It was about 200 B.C., in Maharashtra State, in Central India, that a community of Buddhist monks began building Ajanta. For almost a thousand years, they dug and carved out of the sides of a steep ravine about thirty caves and temple halls, leaving besides a gallery of frescoes and sculptures that continue to beggar the imagination to this day.
The work was completed circa 650 A.D. For centuries this legacy was lost to the world: the jungle is never ill-disposed to take over. But then one day, in 1819, a tiger emerged from behind a tangle of vines in the area and by sheer happenstance came in the sight of a British soldier's rifle. Before he could fire, however, it vanished and was never seen again.
In "Tiger of Ajanta", a short preface to his book Work in the Mountain, the novelist N.V.M. Gonzalez recounted the accidental rediscovery of the Ajanta Caves in India. He himself visited the place along with other Filipino artists and writers in 1962, a few months after the Sino-Indian border conflict. Before the group visited the temples of Ajanta, they were almost attacked by some Indians as they were mistaken for Chinese nationals. The tensions brought about by the conflict had clearly not subsided by that time.
The visit to the cave, a much needed diversion after the traumatic incident, became emblematic of the novelist's search for meaning and inspiration. He wrote about it to underscore what he admitted was his "slow grasp of the significance of Ajanta." He supposed that "the encounter at the park had been meant to remind us of our fervid quest for identity."
Unlike the tiger that vanished in the wink of an eye, my experience of Ajanta has stayed with me for years. I remember entering one of the large cave temples: a path beneath a waterfall leads to it. With the sputter, indeed, still on our arms and faces, we reach a large prayer hall. There we come upon two benches that are empty but there is a feeling that they are to be occupied shortly. The feeling grows as it dawns on us that at our back is a choirloft with banisters. Could it be that singing is about to begin? We wait and look around; the ceiling is markedly arched and our line of sight is quietly directed toward a Buddha figure at the far end of the hall. At this time of day, a beam of sunlight has descended upon the head: it is pointless to be awed any further! There is enough wonder here to last a lifetime. The Buddha's lips have broken into a smile ...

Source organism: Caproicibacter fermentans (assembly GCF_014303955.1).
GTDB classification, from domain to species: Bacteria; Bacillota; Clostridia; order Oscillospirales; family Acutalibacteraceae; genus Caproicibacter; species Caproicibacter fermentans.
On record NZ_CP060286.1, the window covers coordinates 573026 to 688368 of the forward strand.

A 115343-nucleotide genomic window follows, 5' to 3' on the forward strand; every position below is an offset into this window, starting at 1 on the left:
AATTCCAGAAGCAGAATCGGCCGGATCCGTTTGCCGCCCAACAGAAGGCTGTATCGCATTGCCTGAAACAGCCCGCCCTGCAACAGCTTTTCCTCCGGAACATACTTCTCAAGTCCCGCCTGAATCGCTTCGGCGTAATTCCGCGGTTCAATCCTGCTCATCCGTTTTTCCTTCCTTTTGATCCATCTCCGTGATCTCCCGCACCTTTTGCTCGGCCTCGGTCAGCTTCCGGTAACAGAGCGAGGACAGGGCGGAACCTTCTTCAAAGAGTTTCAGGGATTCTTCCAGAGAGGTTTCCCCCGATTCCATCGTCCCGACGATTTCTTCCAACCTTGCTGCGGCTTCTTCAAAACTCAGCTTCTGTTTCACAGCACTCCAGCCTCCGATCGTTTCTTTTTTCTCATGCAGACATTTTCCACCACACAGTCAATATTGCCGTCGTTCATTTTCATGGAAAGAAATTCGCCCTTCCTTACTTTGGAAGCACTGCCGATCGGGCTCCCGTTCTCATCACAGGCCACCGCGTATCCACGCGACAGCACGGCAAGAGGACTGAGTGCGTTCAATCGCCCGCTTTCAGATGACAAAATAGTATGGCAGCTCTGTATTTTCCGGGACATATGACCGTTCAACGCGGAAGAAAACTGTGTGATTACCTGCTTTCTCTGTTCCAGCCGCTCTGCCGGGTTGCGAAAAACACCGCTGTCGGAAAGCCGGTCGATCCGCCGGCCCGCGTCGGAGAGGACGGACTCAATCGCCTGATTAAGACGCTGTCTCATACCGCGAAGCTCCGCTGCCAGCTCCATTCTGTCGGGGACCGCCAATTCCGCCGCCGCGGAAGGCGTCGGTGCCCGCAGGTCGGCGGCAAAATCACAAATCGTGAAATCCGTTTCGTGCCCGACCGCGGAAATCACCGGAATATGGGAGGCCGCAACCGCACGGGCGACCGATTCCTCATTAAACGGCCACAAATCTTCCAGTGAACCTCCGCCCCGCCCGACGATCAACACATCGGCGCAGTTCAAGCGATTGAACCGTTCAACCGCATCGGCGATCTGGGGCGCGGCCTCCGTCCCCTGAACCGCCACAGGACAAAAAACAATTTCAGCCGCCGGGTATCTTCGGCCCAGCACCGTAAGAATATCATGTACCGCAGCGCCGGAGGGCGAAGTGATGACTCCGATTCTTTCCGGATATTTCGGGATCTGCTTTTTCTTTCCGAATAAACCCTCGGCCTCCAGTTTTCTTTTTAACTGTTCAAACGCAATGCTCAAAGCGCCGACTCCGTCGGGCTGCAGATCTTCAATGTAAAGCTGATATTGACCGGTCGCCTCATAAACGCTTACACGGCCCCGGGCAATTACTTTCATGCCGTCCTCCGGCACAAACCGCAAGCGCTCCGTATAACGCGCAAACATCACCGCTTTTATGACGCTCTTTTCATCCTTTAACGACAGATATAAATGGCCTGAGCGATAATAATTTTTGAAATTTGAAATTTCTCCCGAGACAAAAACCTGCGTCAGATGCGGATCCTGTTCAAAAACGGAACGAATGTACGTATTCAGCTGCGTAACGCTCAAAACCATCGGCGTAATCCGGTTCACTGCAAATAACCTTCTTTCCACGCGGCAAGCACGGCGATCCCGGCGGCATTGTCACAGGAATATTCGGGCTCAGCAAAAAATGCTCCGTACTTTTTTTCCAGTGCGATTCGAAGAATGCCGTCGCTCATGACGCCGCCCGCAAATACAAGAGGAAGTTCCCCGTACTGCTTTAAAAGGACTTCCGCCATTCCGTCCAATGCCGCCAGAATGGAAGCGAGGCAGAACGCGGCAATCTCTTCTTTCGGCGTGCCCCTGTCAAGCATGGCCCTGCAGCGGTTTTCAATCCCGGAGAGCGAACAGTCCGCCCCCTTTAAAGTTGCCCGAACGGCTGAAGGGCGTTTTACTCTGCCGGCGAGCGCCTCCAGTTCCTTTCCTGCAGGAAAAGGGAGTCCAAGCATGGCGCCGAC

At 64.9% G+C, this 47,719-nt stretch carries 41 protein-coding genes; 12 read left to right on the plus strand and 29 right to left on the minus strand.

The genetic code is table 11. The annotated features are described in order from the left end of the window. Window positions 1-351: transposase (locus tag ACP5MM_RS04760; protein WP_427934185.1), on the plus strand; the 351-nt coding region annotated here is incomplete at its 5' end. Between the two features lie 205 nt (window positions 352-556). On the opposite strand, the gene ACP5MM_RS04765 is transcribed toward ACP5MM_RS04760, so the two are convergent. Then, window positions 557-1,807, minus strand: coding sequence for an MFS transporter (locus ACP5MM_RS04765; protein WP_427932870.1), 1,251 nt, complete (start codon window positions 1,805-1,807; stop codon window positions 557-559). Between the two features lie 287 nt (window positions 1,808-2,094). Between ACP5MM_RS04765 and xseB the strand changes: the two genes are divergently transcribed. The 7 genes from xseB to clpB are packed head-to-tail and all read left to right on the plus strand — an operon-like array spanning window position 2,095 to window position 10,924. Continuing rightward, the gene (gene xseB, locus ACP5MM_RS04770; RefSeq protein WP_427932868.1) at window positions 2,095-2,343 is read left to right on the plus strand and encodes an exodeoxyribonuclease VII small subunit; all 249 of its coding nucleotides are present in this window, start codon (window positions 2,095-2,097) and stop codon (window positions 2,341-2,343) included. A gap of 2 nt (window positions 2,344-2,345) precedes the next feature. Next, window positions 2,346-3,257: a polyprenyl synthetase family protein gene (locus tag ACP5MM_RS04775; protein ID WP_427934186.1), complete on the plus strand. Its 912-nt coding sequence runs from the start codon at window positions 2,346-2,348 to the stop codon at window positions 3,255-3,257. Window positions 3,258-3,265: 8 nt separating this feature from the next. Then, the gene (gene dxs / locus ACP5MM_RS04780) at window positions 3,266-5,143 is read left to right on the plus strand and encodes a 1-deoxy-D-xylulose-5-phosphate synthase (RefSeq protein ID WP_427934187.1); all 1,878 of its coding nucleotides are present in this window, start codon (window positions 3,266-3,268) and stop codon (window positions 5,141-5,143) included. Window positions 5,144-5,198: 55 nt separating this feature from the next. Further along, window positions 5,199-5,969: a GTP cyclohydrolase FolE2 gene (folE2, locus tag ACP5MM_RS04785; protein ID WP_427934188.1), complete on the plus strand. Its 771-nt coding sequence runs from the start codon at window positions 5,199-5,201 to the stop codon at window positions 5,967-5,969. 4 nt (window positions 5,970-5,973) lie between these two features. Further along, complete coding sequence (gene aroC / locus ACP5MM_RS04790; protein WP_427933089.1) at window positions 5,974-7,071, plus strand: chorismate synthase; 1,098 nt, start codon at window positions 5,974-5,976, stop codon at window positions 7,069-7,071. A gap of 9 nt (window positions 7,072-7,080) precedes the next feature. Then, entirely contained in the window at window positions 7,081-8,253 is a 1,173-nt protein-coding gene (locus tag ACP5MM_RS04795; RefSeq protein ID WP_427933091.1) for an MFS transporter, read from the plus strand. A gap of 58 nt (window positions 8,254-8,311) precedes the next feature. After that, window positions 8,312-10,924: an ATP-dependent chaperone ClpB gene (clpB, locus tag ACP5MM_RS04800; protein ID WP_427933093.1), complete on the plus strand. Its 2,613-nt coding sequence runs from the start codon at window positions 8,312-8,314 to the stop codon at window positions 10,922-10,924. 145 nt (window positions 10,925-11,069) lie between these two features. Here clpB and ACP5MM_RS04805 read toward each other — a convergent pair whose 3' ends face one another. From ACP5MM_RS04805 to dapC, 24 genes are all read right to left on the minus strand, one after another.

The singular experience of a Buddha bathed in light had etched itself into the mind of the writer. The writer had brought home with him "a sense of fullness and the oneness of things." The unity brought by staggering intricacy of design.
For this is the message inscripted in the frescoes, and the ample walls of the cave temples appear to have taken the vegetable dyes and colors so well. Time seems to have done little to diminish the love of life that the ravishing and voluptuous men and women of that age celebrated and now invite us to share.
Perhaps the meaning I am giving to Ajanta, my sense that it is as quintessential a metaphor as any for the writer's task, is too idiosyncratic, even perverse. But countless have been the times when my memory of those cave temples so inspired my writing that I feel certain that the only logical and honest way an artist may deal with Reality is to aspire to the dedication and faith of those workers at Ajanta. How fortunate of that one monk, perhaps the last of several who had been committed to the task, into whose cubicle a tiger once turned for shelter and safety.
Stupefied and overwhelmed by the temple frescoes and monuments, Gonzalez was grasping for meanings carried by the visible objects. He defaulted praise for the ancient workers. The dedicated workmen, or creators, of Ajanta were wonder workers. They were the vanguards and classicists of the cult of art, shaping the cliffs into an abode of worship and workmanship.
A classic work of art, said J.M. Coetzee, is "what survives". It is what remains. Like the caves complex of Ajanta, it is what endures. Forgotten and hidden for centuries by dense forest, the flash of a tiger's stripes appears to direct the way to Ajanta's sacred temples and figures.
Inspiration and art were no mere accidents. The anonymous creators were no longer unsung. But their life's work outlasted their finite stay on earth. Toil and dedication transformed into pyramids and carvings. Into great walls and rice terraces.